Pope Francis prayed Wednesday for “justice and truth” in Lebanon ahead of the second anniversary of the deadly Beirut port explosion.
“My thoughts are with the families of the victims of that disastrous event and with the dear Lebanese people,” the pope said on Aug. 3.
“I pray that each one may be consoled by faith and comforted by justice and truth, which can never be hidden.”
Speaking at the end of his general audience in Paul VI Hall, Pope Francis expressed hope that Lebanon will experience “a rebirth.” The Middle Eastern country has grappled with a devastating financial crisis and a lack of stable governance in recent years.
“I hope that Lebanon, with the help of the international community, will continue on the path of ‘rebirth,’ remaining faithful to its vocation of being a land of peace and pluralism, where communities of different religions can live in fraternity,” Pope Francis said.
Lebanon will mark the anniversary of the Beirut port explosion with a National Day of Mourning on Aug. 4. The Maronite patriarch, Cardinal Bechara Boutros Rai, is also expected to offer a memorial Mass for the victims.
The blast killed 218 people and wounded 7,000. The World Bank has said that the explosion caused more than US$3.8 billion in material damage in the capital city, destroying homes, schools, churches, and medical facilities.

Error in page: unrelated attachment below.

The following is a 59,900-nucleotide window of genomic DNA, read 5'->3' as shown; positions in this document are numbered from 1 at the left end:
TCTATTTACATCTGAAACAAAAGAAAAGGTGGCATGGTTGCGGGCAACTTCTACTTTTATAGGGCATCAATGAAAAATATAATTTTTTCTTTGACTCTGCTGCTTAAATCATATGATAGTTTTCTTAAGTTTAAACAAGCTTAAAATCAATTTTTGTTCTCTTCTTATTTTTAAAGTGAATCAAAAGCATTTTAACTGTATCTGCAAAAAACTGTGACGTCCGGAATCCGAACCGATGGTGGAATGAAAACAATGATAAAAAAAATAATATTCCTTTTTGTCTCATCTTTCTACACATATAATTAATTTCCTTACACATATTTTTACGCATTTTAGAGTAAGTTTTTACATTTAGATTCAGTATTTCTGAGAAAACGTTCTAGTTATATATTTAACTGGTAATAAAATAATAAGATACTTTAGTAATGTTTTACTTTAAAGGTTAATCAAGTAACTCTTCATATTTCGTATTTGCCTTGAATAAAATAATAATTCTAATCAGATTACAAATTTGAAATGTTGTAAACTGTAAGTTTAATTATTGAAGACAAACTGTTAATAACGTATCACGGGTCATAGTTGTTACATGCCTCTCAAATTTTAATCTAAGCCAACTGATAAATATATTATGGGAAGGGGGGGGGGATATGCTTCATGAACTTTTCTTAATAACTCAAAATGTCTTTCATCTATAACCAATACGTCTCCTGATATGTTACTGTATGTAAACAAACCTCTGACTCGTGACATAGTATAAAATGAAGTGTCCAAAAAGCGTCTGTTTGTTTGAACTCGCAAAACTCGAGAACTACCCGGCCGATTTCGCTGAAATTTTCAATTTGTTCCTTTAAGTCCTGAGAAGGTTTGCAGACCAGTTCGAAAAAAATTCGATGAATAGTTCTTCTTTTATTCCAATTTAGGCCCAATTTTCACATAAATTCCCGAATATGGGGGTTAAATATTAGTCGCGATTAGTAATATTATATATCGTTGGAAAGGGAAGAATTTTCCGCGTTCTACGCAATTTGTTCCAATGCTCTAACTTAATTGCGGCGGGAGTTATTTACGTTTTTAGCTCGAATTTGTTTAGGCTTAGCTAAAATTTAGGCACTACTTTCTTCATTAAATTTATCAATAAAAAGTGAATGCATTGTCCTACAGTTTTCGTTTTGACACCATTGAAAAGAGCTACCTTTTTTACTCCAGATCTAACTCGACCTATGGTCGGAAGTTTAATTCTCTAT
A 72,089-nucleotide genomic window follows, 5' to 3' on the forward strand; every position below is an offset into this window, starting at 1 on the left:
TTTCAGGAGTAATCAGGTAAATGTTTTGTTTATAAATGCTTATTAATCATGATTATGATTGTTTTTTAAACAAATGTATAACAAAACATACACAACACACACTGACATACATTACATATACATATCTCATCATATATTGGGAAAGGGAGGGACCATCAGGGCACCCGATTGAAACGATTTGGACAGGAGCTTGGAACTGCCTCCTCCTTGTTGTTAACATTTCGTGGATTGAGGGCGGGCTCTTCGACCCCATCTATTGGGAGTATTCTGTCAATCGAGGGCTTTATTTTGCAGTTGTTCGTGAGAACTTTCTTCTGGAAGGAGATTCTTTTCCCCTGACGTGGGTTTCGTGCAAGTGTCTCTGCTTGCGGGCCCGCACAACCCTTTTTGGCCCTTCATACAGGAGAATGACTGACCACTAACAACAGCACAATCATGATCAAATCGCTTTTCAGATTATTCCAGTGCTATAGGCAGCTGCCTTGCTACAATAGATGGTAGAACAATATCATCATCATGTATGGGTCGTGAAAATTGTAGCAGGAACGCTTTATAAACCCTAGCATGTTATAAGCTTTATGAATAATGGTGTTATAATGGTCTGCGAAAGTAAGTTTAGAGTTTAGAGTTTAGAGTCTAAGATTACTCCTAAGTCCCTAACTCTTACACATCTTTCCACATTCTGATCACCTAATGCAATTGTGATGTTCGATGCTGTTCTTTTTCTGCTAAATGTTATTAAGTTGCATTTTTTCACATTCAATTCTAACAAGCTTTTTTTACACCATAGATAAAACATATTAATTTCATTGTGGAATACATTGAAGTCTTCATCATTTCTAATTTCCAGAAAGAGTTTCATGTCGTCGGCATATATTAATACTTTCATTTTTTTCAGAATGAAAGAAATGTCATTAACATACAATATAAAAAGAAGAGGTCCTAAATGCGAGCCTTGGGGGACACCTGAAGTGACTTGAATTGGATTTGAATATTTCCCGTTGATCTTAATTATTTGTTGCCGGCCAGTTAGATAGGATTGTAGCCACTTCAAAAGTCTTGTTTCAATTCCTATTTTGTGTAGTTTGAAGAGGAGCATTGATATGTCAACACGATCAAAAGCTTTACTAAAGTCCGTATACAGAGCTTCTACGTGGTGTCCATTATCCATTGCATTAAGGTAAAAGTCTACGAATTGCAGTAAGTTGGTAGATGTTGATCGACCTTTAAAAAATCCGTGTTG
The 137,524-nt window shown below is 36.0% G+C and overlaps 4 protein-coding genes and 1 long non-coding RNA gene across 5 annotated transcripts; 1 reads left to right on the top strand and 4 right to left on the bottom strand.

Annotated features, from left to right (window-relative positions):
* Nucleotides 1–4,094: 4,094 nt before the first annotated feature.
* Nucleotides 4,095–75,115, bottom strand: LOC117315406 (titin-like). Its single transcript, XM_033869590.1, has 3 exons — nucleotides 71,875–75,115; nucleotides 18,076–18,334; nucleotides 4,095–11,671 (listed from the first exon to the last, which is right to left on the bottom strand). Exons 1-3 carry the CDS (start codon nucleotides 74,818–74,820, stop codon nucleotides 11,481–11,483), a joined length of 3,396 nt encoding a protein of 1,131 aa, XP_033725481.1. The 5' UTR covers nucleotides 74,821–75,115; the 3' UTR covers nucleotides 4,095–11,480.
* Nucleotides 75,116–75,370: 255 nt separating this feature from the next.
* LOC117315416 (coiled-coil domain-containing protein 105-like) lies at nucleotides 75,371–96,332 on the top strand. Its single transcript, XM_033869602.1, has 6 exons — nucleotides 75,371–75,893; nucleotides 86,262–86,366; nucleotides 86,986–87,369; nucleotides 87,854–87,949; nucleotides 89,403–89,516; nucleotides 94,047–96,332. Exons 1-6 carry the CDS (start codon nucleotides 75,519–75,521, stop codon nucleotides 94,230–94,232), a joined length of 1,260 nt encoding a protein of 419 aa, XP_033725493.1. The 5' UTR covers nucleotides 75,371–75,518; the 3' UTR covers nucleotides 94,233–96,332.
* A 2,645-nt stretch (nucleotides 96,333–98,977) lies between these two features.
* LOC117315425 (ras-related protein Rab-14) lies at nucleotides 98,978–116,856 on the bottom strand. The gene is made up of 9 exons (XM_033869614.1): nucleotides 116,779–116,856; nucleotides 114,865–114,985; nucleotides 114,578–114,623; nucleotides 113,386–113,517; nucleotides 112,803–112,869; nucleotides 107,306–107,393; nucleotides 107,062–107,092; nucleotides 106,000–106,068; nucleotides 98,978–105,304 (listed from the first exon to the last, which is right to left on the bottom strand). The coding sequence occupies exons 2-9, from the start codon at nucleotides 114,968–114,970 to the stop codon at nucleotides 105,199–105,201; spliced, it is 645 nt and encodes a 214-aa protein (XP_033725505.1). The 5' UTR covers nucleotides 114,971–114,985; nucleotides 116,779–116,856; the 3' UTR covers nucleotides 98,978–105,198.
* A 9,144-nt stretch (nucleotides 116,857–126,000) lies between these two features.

Two years after the devastating explosion, many Lebanese people feel frustrated that they “still do not know the truth” about what happened, according to a priest in Lebanon.
“The memory of the event is causing so much suffering, coming on top of the country’s severe economic crisis, the worst in its history, and general distrust towards politicians,” Father Michel Abboud, the president of Caritas Lebanon, told Asia News.
“The Lebanese people are accustomed to wars and suffering, but today trust between people has been lost and only faith in God seems to have remained,” he said.
Pope Francis prayed for Lebanon at his first Wednesday general audience since June 22. Much of the audience was dedicated to a reflection on his week-long visit to Canada, which he said marked “a new page” in the relationship between the Catholic Church and indigenous peoples.
The pope was expected to travel to Lebanon in June, but the papal trip to Beirut was postponed for “health reasons.” The Vatican has not said when a future papal trip to Lebanon might take place.